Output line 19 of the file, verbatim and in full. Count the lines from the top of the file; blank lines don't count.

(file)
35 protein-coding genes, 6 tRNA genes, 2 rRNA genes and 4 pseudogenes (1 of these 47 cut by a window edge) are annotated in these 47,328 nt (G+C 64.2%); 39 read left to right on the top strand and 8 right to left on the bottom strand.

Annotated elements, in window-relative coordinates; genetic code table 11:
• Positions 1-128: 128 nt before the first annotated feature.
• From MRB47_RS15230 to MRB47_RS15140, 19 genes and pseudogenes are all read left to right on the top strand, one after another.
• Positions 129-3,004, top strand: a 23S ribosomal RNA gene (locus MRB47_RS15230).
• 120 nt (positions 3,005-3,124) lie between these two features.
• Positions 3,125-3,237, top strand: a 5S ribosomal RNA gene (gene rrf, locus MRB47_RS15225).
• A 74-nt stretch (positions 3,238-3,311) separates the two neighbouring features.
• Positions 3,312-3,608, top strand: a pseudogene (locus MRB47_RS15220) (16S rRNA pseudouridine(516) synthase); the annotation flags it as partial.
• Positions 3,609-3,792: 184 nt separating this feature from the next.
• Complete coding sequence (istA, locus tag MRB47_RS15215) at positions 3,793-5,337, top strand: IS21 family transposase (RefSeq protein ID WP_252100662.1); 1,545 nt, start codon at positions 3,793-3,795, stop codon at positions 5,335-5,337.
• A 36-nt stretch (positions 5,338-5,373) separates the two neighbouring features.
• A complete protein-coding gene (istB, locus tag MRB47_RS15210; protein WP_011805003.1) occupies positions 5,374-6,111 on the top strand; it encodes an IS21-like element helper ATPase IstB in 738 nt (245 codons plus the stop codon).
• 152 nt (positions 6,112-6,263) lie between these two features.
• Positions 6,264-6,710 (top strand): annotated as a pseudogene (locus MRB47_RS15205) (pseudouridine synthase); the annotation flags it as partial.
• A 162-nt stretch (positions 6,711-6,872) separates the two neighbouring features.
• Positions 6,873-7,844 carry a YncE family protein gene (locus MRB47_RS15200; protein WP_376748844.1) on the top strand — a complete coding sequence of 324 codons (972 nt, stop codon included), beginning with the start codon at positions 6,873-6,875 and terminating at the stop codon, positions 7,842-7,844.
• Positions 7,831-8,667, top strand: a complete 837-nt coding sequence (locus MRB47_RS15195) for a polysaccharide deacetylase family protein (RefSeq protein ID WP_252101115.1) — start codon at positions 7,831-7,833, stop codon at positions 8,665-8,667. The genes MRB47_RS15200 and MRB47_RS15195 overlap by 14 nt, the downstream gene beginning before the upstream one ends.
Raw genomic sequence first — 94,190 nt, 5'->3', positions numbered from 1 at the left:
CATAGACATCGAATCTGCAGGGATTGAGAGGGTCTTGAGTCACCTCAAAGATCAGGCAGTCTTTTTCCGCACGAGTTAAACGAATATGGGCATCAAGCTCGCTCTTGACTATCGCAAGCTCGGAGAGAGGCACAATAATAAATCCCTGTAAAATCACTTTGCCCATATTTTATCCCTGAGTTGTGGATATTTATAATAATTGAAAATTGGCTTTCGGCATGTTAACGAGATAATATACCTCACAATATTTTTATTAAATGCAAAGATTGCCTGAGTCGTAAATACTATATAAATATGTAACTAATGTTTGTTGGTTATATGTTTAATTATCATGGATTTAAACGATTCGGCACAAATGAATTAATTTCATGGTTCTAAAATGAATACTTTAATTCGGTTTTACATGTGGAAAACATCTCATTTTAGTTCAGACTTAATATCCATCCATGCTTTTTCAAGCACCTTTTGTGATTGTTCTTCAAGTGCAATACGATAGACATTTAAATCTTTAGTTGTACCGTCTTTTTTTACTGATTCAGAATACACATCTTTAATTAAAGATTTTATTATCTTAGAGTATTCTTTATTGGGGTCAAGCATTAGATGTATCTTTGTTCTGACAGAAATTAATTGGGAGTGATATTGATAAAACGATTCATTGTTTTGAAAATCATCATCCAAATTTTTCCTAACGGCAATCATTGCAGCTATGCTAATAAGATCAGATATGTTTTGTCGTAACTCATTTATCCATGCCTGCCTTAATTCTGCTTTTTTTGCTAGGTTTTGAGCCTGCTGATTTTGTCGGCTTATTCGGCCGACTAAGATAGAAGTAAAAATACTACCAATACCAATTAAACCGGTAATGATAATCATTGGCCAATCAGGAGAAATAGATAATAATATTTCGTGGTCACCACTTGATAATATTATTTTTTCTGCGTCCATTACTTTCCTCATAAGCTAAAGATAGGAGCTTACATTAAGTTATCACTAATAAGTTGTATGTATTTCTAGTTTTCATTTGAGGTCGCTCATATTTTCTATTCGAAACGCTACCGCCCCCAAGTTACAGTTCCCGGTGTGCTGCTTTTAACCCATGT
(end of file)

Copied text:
Raw genomic sequence first — 94,190 nt, 5'->3', positions numbered from 1 at the left: